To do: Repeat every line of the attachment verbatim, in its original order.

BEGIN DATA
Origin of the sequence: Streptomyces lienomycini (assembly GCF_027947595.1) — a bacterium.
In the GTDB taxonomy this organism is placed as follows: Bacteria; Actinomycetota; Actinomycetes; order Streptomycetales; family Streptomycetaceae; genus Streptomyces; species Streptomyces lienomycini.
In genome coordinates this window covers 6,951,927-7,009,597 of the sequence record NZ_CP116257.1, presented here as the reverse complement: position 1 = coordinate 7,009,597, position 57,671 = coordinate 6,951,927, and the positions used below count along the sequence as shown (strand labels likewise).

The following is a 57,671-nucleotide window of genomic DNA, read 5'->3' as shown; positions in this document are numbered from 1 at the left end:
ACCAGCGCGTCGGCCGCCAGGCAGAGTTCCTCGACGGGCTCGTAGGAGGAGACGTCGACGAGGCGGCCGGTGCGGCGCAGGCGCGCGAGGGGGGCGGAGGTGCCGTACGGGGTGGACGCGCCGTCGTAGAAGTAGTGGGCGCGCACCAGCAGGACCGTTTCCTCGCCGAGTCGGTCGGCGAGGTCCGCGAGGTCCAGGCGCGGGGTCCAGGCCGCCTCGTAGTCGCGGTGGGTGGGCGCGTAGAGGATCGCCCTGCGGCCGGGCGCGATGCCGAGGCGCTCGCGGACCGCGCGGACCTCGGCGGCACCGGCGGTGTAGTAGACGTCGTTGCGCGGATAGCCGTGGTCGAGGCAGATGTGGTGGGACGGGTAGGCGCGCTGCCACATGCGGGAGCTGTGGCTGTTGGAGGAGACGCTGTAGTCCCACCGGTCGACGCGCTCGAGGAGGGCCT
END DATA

Origin of the sequence: Streptomyces lienomycini (assembly GCF_027947595.1) — a bacterium.
In the GTDB taxonomy this organism is placed as follows: Bacteria; Actinomycetota; Actinomycetes; order Streptomycetales; family Streptomycetaceae; genus Streptomyces; species Streptomyces lienomycini.
In genome coordinates this window covers 6,951,927-7,009,597 of the sequence record NZ_CP116257.1, presented here as the reverse complement: position 1 = coordinate 7,009,597, position 57,671 = coordinate 6,951,927, and the positions used below count along the sequence as shown (strand labels likewise).

The following is a 57,671-nucleotide window of genomic DNA, read 5'->3' as shown; positions in this document are numbered from 1 at the left end:
ACCAGCGCGTCGGCCGCCAGGCAGAGTTCCTCGACGGGCTCGTAGGAGGAGACGTCGACGAGGCGGCCGGTGCGGCGCAGGCGCGCGAGGGGGGCGGAGGTGCCGTACGGGGTGGACGCGCCGTCGTAGAAGTAGTGGGCGCGCACCAGCAGGACCGTTTCCTCGCCGAGTCGGTCGGCGAGGTCCGCGAGGTCCAGGCGCGGGGTCCAGGCCGCCTCGTAGTCGCGGTGGGTGGGCGCGTAGAGGATCGCCCTGCGGCCGGGCGCGATGCCGAGGCGCTCGCGGACCGCGCGGACCTCGGCGGCACCGGCGGTGTAGTAGACGTCGTTGCGCGGATAGCCGTGGTCGAGGCAGATGTGGTGGGACGGGTAGGCGCGCTGCCACATGCGGGAGCTGTGGCTGTTGGAGGAGACGCTGTAGTCCCACCGGTCGACGCGCTCGAGGAGGGCCT